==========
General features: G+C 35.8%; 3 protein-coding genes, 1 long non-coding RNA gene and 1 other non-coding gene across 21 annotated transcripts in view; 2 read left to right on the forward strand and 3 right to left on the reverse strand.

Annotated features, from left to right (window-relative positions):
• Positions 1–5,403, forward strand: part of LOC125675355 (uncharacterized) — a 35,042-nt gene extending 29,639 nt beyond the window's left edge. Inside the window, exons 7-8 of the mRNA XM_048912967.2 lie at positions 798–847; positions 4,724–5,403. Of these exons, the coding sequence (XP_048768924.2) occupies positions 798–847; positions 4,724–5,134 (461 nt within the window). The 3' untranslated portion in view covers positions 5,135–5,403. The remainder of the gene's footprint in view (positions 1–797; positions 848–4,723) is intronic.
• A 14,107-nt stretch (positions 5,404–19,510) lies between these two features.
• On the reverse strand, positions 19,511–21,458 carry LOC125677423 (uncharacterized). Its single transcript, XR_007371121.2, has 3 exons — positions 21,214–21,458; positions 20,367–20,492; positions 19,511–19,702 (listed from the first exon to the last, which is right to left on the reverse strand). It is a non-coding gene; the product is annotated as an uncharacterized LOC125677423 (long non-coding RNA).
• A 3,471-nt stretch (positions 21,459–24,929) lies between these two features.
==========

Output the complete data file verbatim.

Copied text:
General features: G+C 35.8%; 3 protein-coding genes, 1 long non-coding RNA gene and 1 other non-coding gene across 21 annotated transcripts in view; 2 read left to right on the forward strand and 3 right to left on the reverse strand.

Annotated features, from left to right (window-relative positions):
• Positions 1–5,403, forward strand: part of LOC125675355 (uncharacterized) — a 35,042-nt gene extending 29,639 nt beyond the window's left edge. Inside the window, exons 7-8 of the mRNA XM_048912967.2 lie at positions 798–847; positions 4,724–5,403. Of these exons, the coding sequence (XP_048768924.2) occupies positions 798–847; positions 4,724–5,134 (461 nt within the window). The 3' untranslated portion in view covers positions 5,135–5,403. The remainder of the gene's footprint in view (positions 1–797; positions 848–4,723) is intronic.
• A 14,107-nt stretch (positions 5,404–19,510) lies between these two features.
• On the reverse strand, positions 19,511–21,458 carry LOC125677423 (uncharacterized). Its single transcript, XR_007371121.2, has 3 exons — positions 21,214–21,458; positions 20,367–20,492; positions 19,511–19,702 (listed from the first exon to the last, which is right to left on the reverse strand). It is a non-coding gene; the product is annotated as an uncharacterized LOC125677423 (long non-coding RNA).
• A 3,471-nt stretch (positions 21,459–24,929) lies between these two features.